A leading candidate for the top job at the flagship institution of Conservative Judaism has announced he will not seek the post, and will instead remain the rabbi of a prominent congregation in Los Angeles.
Rabbi David Wolpe was rumored to be a front-runner in the race to find a new chancellor for New York’s Jewish Theological Seminary, particularly after he lectured on the future of Conservative Judaism and met with members of the JTS search committee at the seminary last month. At a synagogue board meeting last week, he announced that he would stay on as rabbi of L.A.’s Sinai Temple.
Wolpe, who once served as an assistant to the seminary’s retiring chancellor, Rabbi Ismar Schorsch, told the Forward that in recent weeks his congregants had become increasingly worried about his future at the temple — which is celebrating its centennial year — and he decided to assess how seriously he would consider the JTS post.
His announcement comes as the seminary’s search committee — an 18-member panel that includes JTS board members and faculty, as well as representatives from the major Conservative organizations — enters the final months of a year-long hunt to replace Schorsch, who announced in June that he would retire at the end of the current school year. The search is widely seen as a critical juncture for the Conservative movement, once America’s largest but now suffering from declining popularity. In Boston last month, at the biennial meeting of the movement’s congregational arm, the United Synagogue of Conservative Judaism, people under 55 were a scarce sight among more than 700 delegates.
The JTS search committee, which is headed by the seminary’s longtime chairman, Gershon Kekst, and by another board member, Robert Rifkind, has been tight-lipped about its timetable and the process by which it is conducting the search, but a movement source said that Wolpe was officially asked by the committee to be a candidate.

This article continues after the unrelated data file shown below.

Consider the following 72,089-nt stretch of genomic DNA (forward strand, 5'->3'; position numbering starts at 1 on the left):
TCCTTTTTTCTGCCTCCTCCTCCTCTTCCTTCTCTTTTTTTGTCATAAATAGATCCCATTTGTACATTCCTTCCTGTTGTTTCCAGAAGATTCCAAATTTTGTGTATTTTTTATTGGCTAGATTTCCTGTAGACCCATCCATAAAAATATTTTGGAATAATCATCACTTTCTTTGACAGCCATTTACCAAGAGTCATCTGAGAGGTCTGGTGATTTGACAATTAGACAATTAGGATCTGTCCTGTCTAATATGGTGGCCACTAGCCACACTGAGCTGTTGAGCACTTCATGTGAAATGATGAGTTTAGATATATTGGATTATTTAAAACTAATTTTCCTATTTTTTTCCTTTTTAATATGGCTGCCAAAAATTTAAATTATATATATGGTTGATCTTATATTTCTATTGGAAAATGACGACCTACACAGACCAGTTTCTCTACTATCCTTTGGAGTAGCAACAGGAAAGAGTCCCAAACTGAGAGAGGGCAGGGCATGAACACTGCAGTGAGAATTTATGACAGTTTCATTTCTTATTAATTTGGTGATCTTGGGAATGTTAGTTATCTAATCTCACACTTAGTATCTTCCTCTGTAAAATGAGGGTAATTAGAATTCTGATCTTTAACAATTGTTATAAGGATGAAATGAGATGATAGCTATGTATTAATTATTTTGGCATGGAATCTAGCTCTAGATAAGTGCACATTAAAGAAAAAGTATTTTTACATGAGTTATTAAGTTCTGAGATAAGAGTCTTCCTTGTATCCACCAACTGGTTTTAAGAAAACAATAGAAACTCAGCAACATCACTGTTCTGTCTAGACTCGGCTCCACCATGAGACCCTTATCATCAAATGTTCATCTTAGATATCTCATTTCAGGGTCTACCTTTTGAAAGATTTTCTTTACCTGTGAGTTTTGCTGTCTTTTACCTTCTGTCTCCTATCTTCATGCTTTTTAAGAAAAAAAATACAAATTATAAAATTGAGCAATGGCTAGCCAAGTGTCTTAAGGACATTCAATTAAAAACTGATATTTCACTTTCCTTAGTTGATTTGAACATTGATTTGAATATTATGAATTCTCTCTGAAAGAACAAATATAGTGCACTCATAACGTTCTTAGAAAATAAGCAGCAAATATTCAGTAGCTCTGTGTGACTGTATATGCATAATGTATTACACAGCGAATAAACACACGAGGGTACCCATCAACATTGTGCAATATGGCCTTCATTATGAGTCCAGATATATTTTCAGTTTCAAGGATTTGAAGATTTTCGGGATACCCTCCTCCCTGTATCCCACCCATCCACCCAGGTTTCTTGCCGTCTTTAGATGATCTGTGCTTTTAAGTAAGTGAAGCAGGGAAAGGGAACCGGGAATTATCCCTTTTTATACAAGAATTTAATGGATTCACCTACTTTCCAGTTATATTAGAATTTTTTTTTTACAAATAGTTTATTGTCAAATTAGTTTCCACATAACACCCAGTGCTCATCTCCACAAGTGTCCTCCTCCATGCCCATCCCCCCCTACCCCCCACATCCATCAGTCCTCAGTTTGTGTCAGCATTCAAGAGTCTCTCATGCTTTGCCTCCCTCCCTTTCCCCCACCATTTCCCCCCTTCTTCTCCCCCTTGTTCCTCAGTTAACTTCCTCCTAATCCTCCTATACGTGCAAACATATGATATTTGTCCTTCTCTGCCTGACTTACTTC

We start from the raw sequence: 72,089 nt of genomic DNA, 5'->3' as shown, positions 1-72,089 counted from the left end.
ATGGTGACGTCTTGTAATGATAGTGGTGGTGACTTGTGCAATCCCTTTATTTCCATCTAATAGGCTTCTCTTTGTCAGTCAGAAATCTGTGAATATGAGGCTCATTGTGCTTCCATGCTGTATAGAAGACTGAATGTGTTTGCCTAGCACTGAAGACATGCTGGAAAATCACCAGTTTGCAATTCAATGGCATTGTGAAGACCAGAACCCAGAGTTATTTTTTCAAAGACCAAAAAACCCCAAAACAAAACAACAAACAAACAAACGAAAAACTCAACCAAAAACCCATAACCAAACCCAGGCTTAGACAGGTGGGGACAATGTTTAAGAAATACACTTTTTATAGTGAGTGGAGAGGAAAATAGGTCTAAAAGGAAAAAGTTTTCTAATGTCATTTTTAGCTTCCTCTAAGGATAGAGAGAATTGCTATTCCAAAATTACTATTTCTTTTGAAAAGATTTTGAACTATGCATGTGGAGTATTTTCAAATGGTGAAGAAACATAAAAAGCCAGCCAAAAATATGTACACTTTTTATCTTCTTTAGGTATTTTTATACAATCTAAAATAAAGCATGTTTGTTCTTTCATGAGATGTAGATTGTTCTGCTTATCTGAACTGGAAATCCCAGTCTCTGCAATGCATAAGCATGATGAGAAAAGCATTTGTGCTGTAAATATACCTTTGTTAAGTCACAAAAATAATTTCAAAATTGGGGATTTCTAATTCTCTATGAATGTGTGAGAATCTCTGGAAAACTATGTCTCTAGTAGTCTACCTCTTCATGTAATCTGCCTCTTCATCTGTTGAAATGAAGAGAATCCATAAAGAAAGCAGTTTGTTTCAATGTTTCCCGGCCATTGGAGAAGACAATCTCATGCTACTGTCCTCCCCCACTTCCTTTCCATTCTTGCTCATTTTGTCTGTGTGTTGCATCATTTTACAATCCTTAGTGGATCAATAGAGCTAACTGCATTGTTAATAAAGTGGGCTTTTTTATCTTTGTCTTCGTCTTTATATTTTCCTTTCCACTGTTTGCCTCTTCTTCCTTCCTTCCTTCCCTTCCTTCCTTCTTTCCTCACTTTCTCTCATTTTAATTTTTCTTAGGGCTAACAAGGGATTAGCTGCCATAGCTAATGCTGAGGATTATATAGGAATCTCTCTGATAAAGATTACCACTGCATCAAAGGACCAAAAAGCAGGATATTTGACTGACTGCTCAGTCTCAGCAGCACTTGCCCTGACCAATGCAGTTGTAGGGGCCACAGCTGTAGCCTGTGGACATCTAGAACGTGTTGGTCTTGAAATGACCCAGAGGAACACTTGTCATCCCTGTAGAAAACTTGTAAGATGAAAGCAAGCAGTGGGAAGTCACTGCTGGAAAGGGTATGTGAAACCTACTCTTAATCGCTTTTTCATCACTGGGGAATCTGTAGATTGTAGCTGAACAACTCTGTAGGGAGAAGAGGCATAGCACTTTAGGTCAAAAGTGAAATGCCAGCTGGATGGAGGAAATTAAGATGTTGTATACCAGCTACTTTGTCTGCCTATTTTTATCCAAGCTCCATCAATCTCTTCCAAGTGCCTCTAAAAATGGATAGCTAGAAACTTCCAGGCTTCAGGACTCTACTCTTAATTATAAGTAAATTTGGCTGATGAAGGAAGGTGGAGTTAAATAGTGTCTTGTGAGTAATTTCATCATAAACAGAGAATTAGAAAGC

In recent weeks, several other suspected candidates have dropped off the list. One movement source told the Forward that another suspected candidate, current JTS provost Jack Wertheimer, told a roomful of rabbis at a recent event that he would not be the seminary’s next chancellor. It was not clear whether he meant that he was not likely to be chosen or that he had withdrawn himself from the running.
Rabbi Bradley Shavit Artson, dean of the rabbinical seminary at the L.A.-based University of Judaism, was also officially asked to be a candidate, but withdrew after an initial meeting with the committee, another movement source told the Forward. Artson declined to comment.
Arnold Eisen, professor of Jewish culture and religion at Stanford University, told the Forward that he was asked informally if he would be interested in the job but had declined, and had not met with search committee members.
“Sometimes you’re happy where you are,” Eisen told the Forward. “I do what I love most: I teach and I write.”
One suspected top candidate, Rabbi Alan Silverstein, a pulpit rabbi in New Jersey and a former president of the movement’s International Rabbinical Assembly, has for now not been discounted. Silverstein did not return multiple messages left by the Forward.